NS2021: Methods and Techniques II

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Credits: 10 credits

Length: Continuous throughout the year.

 

Module Synopsis:

This module in each year provides training in IT and relevant transferrable skills.

 

Transferrable Skills:

  • Research Seminars

As part of the Skills strand of Methods and Techniques there is a programme of Research Seminars. Each year a number of external speakers will visit to give a seminar on their interdisciplinary research. These seminars will consist of a ~45 minute presentation and a ~15 minute Q&A session. After this time refreshments will be provided and you will get an opportunity to talk informally to the speaker and other academics present.

These seminars will provide you with an insight into current cutting-edge research and allow you to converse with researchers in interdisciplinary areas.

After each Seminar you will be required to write a short account of the research in a particular style, as outlined below. This will increase in sophistication with each year, building up your communication skills. 

  • Skills workshops

For example, before you are required to do a major presentation you will discuss what makes a successful presentation and analyse a video of yourself giving a brief talk.


Skills Programme

  • Lifelong Learning II 1: Scientific Method and the Scientific Process
  • Information Handling II 1: Modelling and Dimensional Analysis
  • Communication II 1: Advanced Report Writing
  • Employability II 1: Articulating Skills in the Recruitment and Selection Process
  • Exam Technique II
  • Communication II 2: Academic Posters
  • Lifelong Learning II 2: Scientific Ethics
  • Employability II 2: Articulating Skills & CV Development

 

Computing

Computing is an ever-increasingly important component of scientific practice, as well as almost all careers. The Computing strand of the Methods and Techniques module is intended to ensure you have a solid base of competence in major IT packages, as well as to give you training in more specific scientific analysis and programming software.

We recognise that students will begin the course with widely differing levels of computing expertise; to accommodate this the Computing strand allows you the opportunity to complete the tasks set at your own pace. Once you have completed the entire computing programme, you are excused from all further Computing workshops that academic year.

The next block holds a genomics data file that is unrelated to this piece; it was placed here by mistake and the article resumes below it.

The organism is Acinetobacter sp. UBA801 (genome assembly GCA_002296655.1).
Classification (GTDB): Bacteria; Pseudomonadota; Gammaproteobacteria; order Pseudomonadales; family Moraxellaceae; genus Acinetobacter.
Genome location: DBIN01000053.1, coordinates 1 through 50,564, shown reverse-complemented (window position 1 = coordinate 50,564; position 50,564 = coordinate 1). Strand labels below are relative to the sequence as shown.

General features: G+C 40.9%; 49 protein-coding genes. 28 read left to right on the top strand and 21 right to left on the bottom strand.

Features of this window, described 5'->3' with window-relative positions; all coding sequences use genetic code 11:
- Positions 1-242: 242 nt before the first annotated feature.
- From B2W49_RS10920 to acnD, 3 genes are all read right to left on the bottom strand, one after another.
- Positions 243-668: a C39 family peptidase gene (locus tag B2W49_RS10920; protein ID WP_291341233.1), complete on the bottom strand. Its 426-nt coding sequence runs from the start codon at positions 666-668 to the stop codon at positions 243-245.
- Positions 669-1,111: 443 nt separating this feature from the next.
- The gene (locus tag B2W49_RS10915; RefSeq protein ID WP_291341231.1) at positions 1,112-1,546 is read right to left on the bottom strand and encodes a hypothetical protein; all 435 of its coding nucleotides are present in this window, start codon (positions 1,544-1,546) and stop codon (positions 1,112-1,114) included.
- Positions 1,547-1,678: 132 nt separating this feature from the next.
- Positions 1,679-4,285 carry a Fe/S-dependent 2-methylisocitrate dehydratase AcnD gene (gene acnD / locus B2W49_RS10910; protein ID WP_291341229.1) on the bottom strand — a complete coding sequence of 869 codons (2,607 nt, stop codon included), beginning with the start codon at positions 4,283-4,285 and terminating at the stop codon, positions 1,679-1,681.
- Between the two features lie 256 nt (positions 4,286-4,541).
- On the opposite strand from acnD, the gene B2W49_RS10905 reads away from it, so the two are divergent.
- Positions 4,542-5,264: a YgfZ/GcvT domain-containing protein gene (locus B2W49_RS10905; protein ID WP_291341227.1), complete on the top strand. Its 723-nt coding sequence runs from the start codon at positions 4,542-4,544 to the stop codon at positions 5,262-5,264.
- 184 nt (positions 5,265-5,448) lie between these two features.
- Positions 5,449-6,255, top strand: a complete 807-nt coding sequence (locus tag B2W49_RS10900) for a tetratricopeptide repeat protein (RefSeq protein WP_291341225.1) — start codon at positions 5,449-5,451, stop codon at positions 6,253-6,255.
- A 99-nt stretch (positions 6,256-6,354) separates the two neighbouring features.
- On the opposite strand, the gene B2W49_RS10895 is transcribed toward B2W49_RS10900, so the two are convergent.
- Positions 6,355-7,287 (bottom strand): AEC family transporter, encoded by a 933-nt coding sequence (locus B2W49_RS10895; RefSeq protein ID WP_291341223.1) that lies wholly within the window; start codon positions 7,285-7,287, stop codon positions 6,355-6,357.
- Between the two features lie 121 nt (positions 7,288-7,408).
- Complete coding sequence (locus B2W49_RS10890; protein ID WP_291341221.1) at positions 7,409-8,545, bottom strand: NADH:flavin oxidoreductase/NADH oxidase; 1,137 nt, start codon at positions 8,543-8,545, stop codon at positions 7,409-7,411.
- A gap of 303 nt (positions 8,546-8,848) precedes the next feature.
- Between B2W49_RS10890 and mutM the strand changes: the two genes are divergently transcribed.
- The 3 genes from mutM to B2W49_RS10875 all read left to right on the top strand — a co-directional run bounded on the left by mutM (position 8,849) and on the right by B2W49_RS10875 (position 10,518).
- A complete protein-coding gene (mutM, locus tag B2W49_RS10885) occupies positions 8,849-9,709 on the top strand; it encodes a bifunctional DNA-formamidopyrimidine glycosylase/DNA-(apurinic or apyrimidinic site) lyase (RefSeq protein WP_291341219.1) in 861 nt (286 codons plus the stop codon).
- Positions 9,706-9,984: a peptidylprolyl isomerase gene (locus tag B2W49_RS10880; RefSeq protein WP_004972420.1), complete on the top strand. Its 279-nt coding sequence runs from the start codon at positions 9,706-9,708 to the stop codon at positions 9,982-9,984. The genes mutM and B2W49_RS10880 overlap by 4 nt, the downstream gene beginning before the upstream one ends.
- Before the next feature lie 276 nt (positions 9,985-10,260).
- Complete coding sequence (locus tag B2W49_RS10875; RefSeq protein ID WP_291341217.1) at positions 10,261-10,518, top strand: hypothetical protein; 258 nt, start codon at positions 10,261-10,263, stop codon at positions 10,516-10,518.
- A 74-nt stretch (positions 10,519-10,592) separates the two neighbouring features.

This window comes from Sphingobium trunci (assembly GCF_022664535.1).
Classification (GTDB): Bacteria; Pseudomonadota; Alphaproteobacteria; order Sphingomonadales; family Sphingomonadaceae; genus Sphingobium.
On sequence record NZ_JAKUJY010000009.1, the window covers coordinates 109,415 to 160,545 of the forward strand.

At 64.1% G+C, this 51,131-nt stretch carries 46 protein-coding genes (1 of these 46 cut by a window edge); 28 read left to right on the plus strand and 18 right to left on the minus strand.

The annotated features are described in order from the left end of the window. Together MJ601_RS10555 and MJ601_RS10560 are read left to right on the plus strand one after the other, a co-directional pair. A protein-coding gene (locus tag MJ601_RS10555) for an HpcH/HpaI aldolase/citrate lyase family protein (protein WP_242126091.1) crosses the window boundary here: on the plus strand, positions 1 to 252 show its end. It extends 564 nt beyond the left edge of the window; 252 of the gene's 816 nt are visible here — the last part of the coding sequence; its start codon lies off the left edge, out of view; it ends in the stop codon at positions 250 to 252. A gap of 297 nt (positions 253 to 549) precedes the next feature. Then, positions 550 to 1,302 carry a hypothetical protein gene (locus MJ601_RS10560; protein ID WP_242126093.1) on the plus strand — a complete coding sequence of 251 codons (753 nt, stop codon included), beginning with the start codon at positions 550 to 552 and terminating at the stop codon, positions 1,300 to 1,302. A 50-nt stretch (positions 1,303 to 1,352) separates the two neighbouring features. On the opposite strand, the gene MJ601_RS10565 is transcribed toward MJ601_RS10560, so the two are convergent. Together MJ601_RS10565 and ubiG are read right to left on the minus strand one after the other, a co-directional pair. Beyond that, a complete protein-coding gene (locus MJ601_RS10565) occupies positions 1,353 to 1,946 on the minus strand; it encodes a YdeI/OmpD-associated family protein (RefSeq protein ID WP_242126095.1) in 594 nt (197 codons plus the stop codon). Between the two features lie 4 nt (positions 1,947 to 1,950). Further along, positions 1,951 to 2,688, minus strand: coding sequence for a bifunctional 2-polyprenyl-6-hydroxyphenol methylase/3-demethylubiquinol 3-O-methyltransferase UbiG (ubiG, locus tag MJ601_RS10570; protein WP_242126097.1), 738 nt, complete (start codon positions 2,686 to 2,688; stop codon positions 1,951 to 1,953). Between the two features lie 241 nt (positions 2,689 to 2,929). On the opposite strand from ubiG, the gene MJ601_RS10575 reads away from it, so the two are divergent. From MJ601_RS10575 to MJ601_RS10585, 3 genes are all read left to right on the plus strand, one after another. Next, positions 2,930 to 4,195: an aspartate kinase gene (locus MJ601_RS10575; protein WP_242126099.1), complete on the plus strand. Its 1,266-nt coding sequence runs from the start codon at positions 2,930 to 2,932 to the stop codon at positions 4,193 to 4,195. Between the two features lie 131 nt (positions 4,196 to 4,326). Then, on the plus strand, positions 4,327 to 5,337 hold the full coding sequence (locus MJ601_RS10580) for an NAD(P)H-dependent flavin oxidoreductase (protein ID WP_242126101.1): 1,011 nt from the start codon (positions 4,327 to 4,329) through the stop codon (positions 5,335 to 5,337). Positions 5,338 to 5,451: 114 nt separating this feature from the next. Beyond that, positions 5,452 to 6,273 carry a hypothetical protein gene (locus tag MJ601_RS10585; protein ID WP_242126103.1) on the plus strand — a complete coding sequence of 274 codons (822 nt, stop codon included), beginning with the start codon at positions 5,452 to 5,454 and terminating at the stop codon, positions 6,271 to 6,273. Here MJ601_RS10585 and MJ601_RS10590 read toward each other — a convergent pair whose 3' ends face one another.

Computing Programme

  • Introduction to Python
  • Advanced HTML and CSS Coding

 

Python

Python is a great first programming language for a number of reasons. It is:

 Simple - Python is a simple and minimalistic language. Reading a good Python program feels almost like reading English, although very strict English! It allows you to concentrate on the solution to the problem rather than the language itself. This also makes Python one of the easiest programming languages to learn.

 Free - Python is an example of a FLOSS (Free/Libré and Open Source Software). In simple terms, you can freely distribute copies of this software, read its source code, make changes to it, and use pieces of it in new programs

 Popular - Python is widely used in both academia and industry. Everyone from Google to NASA use Python, making it a valuable language to know.

 Portable - Almost all Python programs will run on Windows, OSX, Linux or a whole host of other operating systems without requiring any changes to the code.

 Flexible - There are a huge number of Python libraries which allow you to write programs doing everything from complex statistical analysis, to creating video games.

HTML/CSS

This block is intended to introduce you to basic html and css coding that will enable you to construct functional and eye catching websites.

The first section will introduce you to the design process behind planning and designing individual pages as well as fully realised websites.

In the second section we will cover the basics of HTML (Hyper Text Markup Language) coding. In the past virtually everything displayed on a webpage was hardcoded within that page’s code. However, such coding (using the old HTML 4.01 standard) has now been depreciated across all major browsers (Chrome, Firefox, IE, Safari, Opera) in favour of the new HTML5 standard.

 

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